Coal Vs. Other Energy Sources

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About half the electricity used in the United States as of 2010 comes from coal-fired plants, according to the U.S. Department of Energy. Coal, like oil and gas, is a fossil fuel, formed from plants and animals that lived 300 million years ago. But coal is only one choice for energy generation, and each option has advantages and disadvantages.


The United States has abundant supplies of coal, making it an inexpensive and readily available energy source. New technology makes burning coal cleaner than ever, according to the U.S. Department of Energy.

Burning coal produces greenhouse gasses, which contribute to global warning. Carbon monoxide, sulfur and other compounds in coal smoke pollute the air. Mining coal requires digging tunnels or widespread clearing of land, changing the appearance and contributing to soil and water pollution. Coal mining is a dangerous occupation; by September 1 of 2010, the United States Department of Labor reports that 43 people had died in coal mining accidents.

OIl and Gas

Along with coal, oil and gas provide much of the fuel to heat homes and generate power in the United States. In addition oil and gas power cars, trucks, buses, trains and airplanes. Abundant supplies of petroleum make it relatively inexpensive, petroleum can be converted into many products, from plastics and fertilizers to fuel.

Like coal, oil and gas are fossil fuels which produce hydrocarbons and other pollutants when burned to generate energy. Drilling for the oil and gas and operating the wells may also produce pollution. Accidents, such as well blowouts and gas fires, can endanger the lives of workers and residents near the wells. Finally, like all fossil fuels, the supplies of oil and gas are finite.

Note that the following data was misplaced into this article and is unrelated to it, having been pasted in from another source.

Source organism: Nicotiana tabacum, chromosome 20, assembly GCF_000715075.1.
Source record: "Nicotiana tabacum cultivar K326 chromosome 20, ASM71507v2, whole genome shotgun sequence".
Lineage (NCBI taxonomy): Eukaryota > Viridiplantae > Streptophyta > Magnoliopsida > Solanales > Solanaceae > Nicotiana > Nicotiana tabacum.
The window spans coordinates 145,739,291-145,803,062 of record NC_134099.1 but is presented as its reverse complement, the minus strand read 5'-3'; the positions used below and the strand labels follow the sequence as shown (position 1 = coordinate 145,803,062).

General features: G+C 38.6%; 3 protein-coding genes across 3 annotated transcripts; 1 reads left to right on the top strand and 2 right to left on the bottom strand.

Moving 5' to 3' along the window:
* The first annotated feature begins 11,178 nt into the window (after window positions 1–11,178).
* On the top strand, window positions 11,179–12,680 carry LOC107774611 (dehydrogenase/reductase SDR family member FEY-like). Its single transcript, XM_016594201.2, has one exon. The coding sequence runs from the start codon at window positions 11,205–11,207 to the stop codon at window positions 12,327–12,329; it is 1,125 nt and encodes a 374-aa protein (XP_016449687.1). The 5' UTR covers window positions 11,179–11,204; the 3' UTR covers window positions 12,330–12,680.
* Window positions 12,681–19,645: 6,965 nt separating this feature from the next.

Whenever the sun shines, solar energy is available. Photovoltaic cells convert solar energy to electricity, while you can use radiant solar to heat water and cook meals. Solar doesn't pollute and, according to the United States Department of Energy, photovoltaic systems, once in place, require little maintenance.

Solar electricity only works when the sun shines, so cloudy areas of the country will generate less electricity. Solar energy systems have to have batteries to store energy for use at night and on cloudy days. These batteries are expensive and contain mercury and other chemicals that make disposing of the batteries when they no longer function difficult. The U.S. Department of Energy reports that in most parts of the country, solar energy still costs more than other forms of energy.


In areas where the wind blows, there's an unlimited potential to produce wind energy. Wind power doesn't pollute, and you don't have to import it from another country or transport it over long distances.

Not every location produces high enough winds to generate power, so the use of wind energy is limited to coastlines, plains and other high-wind areas. According to the U.S. Department of energy, the high cost of building the infrastructure necessary for wind power production -- turbines and generators -- presents the chief challenge to wide-spread use of wind energy. Wind turbines can be noisy, and they present a hazard to birds, which may fly into the wind turbine rotors.


Generating power from the flow of water -- hydroelectric power -- may be one of the oldest methods of power generation, according to the U.S. Geologic Survey. The U.S.G.S. reports hydroelectric plants are economical to operate and reliable. They produce very little pollution.

You can only take advantage of hydroelectric power where you have flowing water. Building hydroelectric plants requires damming rivers and streams. This construction alters the course of the waterway and can impact fish and wildlife habitat. In some areas, homes have to be relocated to make way for power plants. The plants also require a large investment to build.


About the Author

Cynthia Myers is the author of numerous novels and her nonfiction work has appeared in publications ranging from "Historic Traveler" to "Texas Highways" to "Medical Practice Management." She has a degree in economics from Sam Houston State University.

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